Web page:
816 F2d 672 Hairston v. Tingen K

816 F.2d 672
Unpublished Disposition

Charles Curtis HAIRSTON, Plaintiff-Appellant,
M.D. TINGEN, Sgt.; Albert K. Pruitt, Defendants-Appellees.

No. 86-7351.

United States Court of Appeals, Fourth Circuit.

Submitted Jan. 21, 1987.
Decided April 3, 1987.

NOTICE: Fourth Circuit I.O.P. 36.6 states that citation of unpublished dispositions is disfavored except for establishing res judicata, estoppel, or the law of the case and requires service of copies of cited unpublished dispositions of the Fourth Circuit.

Before WIDENER and WILKINS, Circuit Judges, and BUTZNER, Senior Circuit Judge.

Charles Curtis Hairston, appellant pro se.

Laura Ellen Crumpler, Office of the Attorney General, for appellees.


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Charles Hairston, a North Carolina inmate, appeals the district court's dismissal of his 42 U.S.C. Sec. 1983 action. Hairston initially filed his complaint which asserted that: (1) his personal property was confiscated without due process; (2) he was wrongfully charged with and found guilty of possession of unauthorized clothing as well as "bartering and trading"; (3) he was allowed only three witnesses at his disciplinary hearing; (4) his watch crystal was cracked by prison officials while his watch was in storage; and (5) he was demoted to medium custody and lost good-time credits as a result of the defendants' actions. The district court determined that North Carolina provided adequate post-deprivation remedies and thus Hairston had no action under Sec. 1983 for the alleged confiscation of or damage to his property. The court also determined that the prison's disciplinary procedures satisfied the minimum due process requirements. In response to the decision of the district court, Hairston filed a "Motion to Reconsider Order." Subsequently the court denied the motion, and Hairston appealed.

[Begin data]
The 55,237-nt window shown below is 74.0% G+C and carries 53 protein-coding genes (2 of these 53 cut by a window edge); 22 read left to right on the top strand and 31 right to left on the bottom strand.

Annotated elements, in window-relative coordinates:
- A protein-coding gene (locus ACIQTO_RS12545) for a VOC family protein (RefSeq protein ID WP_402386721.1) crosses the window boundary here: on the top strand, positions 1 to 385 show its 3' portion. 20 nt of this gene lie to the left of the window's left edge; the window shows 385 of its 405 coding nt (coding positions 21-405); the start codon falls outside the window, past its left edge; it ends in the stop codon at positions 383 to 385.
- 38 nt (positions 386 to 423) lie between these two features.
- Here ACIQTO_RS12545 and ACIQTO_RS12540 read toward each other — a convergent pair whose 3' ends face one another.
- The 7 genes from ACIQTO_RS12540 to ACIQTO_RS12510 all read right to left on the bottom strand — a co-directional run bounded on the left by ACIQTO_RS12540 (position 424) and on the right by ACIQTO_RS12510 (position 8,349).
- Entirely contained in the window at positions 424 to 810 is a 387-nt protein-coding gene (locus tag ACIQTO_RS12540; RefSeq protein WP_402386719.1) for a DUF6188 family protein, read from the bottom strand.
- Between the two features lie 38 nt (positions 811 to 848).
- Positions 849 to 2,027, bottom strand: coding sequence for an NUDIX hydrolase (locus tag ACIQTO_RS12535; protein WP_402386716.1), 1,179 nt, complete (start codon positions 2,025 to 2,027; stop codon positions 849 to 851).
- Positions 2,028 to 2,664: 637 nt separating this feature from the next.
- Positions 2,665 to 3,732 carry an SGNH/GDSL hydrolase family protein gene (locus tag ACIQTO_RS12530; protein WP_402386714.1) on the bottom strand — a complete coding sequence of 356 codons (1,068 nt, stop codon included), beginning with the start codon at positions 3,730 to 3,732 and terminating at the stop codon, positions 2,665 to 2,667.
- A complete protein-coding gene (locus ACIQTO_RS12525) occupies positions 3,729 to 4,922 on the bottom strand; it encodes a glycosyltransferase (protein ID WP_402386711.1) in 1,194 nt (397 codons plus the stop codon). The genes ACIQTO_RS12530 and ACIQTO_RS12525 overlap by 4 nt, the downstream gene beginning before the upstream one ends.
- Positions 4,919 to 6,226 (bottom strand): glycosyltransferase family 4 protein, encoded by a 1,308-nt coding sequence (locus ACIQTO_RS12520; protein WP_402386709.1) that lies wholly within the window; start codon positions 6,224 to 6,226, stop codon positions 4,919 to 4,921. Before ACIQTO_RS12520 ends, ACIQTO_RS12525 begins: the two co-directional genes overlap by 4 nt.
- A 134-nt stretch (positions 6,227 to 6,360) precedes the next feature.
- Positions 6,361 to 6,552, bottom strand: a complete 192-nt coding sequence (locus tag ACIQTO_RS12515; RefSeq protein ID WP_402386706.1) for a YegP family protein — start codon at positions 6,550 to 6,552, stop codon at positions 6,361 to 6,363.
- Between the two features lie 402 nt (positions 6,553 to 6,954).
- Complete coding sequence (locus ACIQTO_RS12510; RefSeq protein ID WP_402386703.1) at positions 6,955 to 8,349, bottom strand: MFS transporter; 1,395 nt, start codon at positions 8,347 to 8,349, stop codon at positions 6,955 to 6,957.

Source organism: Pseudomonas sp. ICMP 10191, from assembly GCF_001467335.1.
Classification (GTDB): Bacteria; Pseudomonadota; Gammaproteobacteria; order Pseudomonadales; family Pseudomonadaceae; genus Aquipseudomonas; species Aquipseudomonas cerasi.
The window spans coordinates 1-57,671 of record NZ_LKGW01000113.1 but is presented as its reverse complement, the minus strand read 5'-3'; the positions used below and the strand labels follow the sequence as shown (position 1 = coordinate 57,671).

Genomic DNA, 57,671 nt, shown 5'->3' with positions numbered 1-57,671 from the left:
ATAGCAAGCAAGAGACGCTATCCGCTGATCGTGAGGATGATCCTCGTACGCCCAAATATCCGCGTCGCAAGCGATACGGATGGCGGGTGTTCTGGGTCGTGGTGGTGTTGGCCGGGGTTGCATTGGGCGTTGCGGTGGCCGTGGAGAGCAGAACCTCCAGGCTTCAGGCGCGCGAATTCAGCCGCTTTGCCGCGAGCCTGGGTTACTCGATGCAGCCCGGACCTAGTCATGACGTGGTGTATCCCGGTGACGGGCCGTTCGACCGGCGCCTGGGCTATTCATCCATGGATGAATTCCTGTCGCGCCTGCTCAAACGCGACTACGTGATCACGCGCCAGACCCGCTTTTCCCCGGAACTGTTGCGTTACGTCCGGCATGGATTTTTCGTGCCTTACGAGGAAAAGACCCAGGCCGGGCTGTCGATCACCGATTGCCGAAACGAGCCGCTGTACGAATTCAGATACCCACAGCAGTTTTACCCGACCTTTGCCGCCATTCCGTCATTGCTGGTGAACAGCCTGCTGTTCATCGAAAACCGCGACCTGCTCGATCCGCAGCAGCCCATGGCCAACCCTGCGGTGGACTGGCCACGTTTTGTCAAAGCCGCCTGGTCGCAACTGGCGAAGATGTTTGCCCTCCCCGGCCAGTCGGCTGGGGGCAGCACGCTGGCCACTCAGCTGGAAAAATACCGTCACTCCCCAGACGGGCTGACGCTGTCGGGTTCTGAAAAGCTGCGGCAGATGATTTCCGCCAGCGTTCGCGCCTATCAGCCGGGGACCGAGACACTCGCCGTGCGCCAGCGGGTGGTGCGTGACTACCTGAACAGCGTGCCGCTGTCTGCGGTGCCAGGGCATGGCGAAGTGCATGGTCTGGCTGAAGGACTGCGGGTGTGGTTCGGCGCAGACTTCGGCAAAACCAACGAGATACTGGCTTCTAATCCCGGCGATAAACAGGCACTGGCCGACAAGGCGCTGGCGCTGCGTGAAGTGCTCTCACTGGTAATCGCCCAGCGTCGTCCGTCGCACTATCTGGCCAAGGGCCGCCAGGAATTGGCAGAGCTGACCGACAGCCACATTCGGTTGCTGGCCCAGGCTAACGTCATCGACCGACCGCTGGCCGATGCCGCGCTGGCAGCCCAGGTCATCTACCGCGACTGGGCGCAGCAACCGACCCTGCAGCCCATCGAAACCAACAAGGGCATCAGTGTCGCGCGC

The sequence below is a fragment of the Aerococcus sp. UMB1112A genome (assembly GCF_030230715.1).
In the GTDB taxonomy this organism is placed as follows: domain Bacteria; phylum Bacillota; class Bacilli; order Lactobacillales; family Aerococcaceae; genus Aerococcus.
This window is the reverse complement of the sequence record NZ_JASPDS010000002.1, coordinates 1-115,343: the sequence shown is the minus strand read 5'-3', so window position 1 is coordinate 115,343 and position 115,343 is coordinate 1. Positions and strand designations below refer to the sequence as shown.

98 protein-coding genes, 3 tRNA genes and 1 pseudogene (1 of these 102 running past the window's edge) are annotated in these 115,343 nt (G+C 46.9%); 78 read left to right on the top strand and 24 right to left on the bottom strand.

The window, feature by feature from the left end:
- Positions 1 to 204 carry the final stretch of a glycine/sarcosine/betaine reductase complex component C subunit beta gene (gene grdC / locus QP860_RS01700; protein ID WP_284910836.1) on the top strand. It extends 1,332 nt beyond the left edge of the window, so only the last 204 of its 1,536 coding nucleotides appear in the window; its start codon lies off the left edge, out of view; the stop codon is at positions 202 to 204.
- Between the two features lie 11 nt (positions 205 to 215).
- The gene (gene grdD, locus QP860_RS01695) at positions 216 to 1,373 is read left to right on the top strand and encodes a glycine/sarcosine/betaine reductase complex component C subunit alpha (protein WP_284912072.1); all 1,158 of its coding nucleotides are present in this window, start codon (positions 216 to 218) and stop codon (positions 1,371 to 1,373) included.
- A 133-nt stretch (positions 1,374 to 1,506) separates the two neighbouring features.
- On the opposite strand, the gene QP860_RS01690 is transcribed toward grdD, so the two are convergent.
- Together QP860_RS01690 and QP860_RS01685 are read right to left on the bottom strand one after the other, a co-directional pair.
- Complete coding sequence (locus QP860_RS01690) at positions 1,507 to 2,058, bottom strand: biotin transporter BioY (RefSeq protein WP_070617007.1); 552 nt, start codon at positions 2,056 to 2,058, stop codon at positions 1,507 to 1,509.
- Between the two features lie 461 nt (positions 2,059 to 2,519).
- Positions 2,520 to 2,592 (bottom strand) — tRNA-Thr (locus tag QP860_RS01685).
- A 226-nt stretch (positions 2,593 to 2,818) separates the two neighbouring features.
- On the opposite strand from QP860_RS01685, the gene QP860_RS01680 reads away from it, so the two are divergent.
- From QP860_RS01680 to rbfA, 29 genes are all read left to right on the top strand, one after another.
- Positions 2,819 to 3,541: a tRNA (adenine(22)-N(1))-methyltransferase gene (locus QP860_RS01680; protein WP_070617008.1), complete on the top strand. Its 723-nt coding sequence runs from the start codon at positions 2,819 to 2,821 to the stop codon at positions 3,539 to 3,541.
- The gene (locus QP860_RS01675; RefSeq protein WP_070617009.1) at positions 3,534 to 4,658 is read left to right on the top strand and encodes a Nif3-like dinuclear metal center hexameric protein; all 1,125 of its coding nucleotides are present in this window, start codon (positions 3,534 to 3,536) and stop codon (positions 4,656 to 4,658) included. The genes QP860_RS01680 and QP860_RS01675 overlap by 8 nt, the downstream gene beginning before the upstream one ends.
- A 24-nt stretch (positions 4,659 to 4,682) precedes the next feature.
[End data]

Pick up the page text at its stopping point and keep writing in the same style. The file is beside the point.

In pleadings following his initial complaint in the district court and on appeal, Hairston raised two additional claims arising out of the same set of circumstances--that his punishment violated the ex post facto clause and that the defendants subjected him to double jeopardy. The ex post facto clause of the Constitution prohibits a retrospective increase in the possible punishment for a crime. United States Constitution Art. I Sec. 10, clause 1. The purpose of this clause is to preclude states from making retroactive changes in laws. Hairston asserts that he was given the punishment of one to thirty days in segregation and loss of thirty days of his good-time credits. He contends that the transfer to medium custody was a violation of the ex post facto clause. Hairston has incorrectly interpreted that clause. There was no attempt to apply a retroactive law in this case.


Hairston claims that he was subjected to double jeopardy because he was given multiple punishments for the same offense. He contends that his demotion to medium custody was a separate and thus improper punishment. Hairston was transferred to medium custody because of his receipt of a high score under the "Case Factoring System" which is used by prisons to determine how to classify and house their inmates. 5 N.C.A.C. 2C .0100-.0105 (1984). There are no facts present which support Hairston's allegation that he was subjected to double jeopardy.


A review of the record and the opinion of the district court discloses that this appeal from its order denying relief under 42 U.S.C. Sec. 1983 is without merit. Because the dispositive issues recently have been decided authoritatively, we dispense with oral argument and affirm the judgment below on the reasoning of the district court. Hairston v. Tingen, C/A No. 86-142-CRT (E.D.N.C., Aug. 20, 1986). Hairston's "Motion for Summary Judgment" and "Motion for Order Compelling Discovery" are denied.